Institutional scholarships are the most direct pathway to a full college scholarship. The pathway may be with merit-based scholarships or need-based scholarships and grants:

Kimberly Hadaway, a second-year at Williams College, the top ranked liberal arts college in the United States, received a need-based scholarship, common among the most selective private nonprofit institutions in the country. Kimberly was also offered full need-based scholarships to Amherst, Vanderbilt, Duke, and Princeton, and was offered a full merit-based scholarship to Washington & Lee.

Kristen Starks, a first-year at the University of Richmond, was offered full merit-based scholarships to Tuskegee, Wake Forest, and the University of Richmond, and generous need-based financial aid packages to Williams, Duke, and Swarthmore.

Otis Burns, a first generation and first-year at Northeastern University, was offered full need-based scholarships to Northeastern University and to Emory and Henry.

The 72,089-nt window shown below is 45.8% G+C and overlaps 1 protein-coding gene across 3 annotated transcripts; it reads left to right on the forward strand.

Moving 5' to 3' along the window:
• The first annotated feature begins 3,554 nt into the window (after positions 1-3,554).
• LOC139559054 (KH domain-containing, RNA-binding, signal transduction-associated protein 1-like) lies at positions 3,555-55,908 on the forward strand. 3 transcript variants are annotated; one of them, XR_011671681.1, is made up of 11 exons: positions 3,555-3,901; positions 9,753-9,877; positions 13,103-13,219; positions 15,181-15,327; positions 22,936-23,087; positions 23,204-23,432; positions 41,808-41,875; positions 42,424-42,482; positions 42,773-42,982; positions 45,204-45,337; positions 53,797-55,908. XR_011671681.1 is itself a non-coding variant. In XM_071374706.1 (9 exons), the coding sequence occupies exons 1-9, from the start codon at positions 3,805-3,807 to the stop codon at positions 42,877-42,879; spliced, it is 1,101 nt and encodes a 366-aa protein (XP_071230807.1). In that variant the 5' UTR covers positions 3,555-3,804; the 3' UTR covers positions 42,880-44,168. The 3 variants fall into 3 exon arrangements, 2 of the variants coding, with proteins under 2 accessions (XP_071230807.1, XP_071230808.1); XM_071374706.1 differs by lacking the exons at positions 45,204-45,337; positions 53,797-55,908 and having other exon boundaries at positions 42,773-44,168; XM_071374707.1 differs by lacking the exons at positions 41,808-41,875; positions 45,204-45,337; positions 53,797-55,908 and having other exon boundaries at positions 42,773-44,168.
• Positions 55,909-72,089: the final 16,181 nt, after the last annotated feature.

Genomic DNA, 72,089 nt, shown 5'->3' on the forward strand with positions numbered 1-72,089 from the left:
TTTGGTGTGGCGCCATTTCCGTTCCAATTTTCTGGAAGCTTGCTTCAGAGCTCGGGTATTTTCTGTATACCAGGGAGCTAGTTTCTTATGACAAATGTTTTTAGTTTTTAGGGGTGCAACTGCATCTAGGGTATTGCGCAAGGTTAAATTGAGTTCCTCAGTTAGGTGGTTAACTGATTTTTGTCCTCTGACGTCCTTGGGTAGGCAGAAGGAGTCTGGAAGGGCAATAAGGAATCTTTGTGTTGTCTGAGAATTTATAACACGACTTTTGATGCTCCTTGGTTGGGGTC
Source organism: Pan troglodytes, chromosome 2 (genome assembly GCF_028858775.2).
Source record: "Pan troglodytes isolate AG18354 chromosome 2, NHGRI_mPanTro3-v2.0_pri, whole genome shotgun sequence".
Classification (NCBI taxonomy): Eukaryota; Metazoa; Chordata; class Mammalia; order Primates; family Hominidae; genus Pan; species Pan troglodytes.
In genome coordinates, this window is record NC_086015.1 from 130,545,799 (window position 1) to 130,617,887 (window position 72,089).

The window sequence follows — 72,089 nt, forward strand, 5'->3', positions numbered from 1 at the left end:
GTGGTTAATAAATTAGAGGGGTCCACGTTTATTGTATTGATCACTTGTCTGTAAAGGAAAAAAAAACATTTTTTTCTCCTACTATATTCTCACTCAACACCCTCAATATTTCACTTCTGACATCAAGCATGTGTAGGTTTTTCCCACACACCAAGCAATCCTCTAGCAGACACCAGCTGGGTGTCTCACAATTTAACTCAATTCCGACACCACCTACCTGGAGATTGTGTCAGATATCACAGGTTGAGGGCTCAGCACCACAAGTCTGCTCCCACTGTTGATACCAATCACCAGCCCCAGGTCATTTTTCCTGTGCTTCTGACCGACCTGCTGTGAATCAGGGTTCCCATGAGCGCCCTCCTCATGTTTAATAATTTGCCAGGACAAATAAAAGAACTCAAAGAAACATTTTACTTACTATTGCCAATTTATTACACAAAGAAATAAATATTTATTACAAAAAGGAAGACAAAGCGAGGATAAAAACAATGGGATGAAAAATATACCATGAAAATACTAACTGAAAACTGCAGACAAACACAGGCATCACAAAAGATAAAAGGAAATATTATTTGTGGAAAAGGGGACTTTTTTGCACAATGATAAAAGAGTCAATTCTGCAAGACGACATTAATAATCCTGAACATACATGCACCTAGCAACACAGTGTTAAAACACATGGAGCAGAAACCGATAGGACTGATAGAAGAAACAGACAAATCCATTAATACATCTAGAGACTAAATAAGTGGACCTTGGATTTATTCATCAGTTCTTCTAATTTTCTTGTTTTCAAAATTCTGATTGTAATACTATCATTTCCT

Damian Lee, a first generation and first-year Northeastern University, was offered full need-based scholarships to Northeastern University and to Bates College, in addition to a $25,000 SallieMae Bridging the Dream Scholarship, which he was able to defer for graduate school.

Brenna Kaplan, applied Early Decision to Amherst College, because she knew that the college and their need-based financial aid policy (resulting in a full scholarship) was the right match.

While each of these students, applied for, and received private scholarships, private scholarships made up less than 1 percent of their total scholarship funds.

Lesson: Research. Since largest amount of financial aid will come from institutional scholarships and grants, unquestionably, the most important part of the college planning process is to match your student profile to the college to which you qualify for the greatest amount of financial aid.

  • As you work through this unit, add any institutional scholarships for which you qualify to the table on the ‘Module 9 – Narrative: Institutional Scholarship Research’ page of your narrative document.